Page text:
WASHINGTON -- The Nationals/Expos have a history of being successful when it comes to the First-Year Player Draft. Take the Nats' current Major League roster for example: 12 of the 25 players were selected by the organization in the Draft.
With that in mind, we've decided to select the best pick in club history for each of the first 15 rounds of the Draft. There were some tough choices. Stephen Strasburg, Ryan Zimmerman and Bryce Harper, for example, were each selected in the first round.
The 2014 Draft will take place on June 5-7, beginning with the Draft preview show on MLB.com and MLB Network on Thursday, June 5, at 6 p.m. ET. Live Draft coverage from MLB Network's Studio 42 begins at 7 p.m., with the top 74 picks being streamed on MLB.com and broadcast on MLB Network. MLB.com's exclusive coverage of the second and third days will begin with a live Draft show at 12:30 p.m. ET on June 6.
MLB.com's coverage includes Draft Central, the Top 100 Draft Prospects list and Draft Tracker, a live interactive application that includes a searchable database of Draft-eligible players. Every selection will be tweeted live from @MLBDraftTracker, and you can also keep up to date by following @MLBDraft. And get into the Draft conversation by tagging your tweets with #mlbdraft.
Round 1: Ryan Zimmerman, 2005
Then-general manager Jim Bowden said Zimmerman was Brooks Robinson, Scott Rolen and Mike Schmidt all rolled into one. Zimmerman has done well for himself thus far, winning a National League Gold Glove Award in 2009 and two NL Silver Slugger Awards. While Strasburg or Harper may ultimately turn out to be the best No. 1 pick in the franchise's history, they haven't played long enough yet to challenge Zimmerman.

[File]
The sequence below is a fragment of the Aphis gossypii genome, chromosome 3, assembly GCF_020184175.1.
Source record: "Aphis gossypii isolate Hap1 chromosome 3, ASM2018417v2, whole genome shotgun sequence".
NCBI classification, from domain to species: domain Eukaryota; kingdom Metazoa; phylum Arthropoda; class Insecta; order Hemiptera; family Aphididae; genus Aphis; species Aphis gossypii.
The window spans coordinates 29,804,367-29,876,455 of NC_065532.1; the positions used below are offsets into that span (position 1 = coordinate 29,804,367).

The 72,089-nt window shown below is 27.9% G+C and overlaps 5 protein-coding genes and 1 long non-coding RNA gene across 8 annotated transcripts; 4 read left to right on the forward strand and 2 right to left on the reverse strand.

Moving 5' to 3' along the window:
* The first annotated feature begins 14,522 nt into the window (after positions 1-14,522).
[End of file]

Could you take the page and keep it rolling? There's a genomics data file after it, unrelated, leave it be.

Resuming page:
Round 2: Randy Johnson, 1985
While trying to win a division title in 1989, the Expos traded Johnson --then a highly touted prospect who hadn't yet been in the big leagues for a full season -- to the Mariners as part of a five-player trade. The main piece Montreal received in return was left-hander Mark Langston, one of the league's top strikeout pitchers at the time. Langston wasn't bad for the Expos -- winning 12 games before signing with the Angels as a free agent after the season. As for Johnson, he went on to become one of the best pitchers of all time, winning five Cy Young Awards, including four straight with the D-backs.
Round 3: Gary Carter, 1972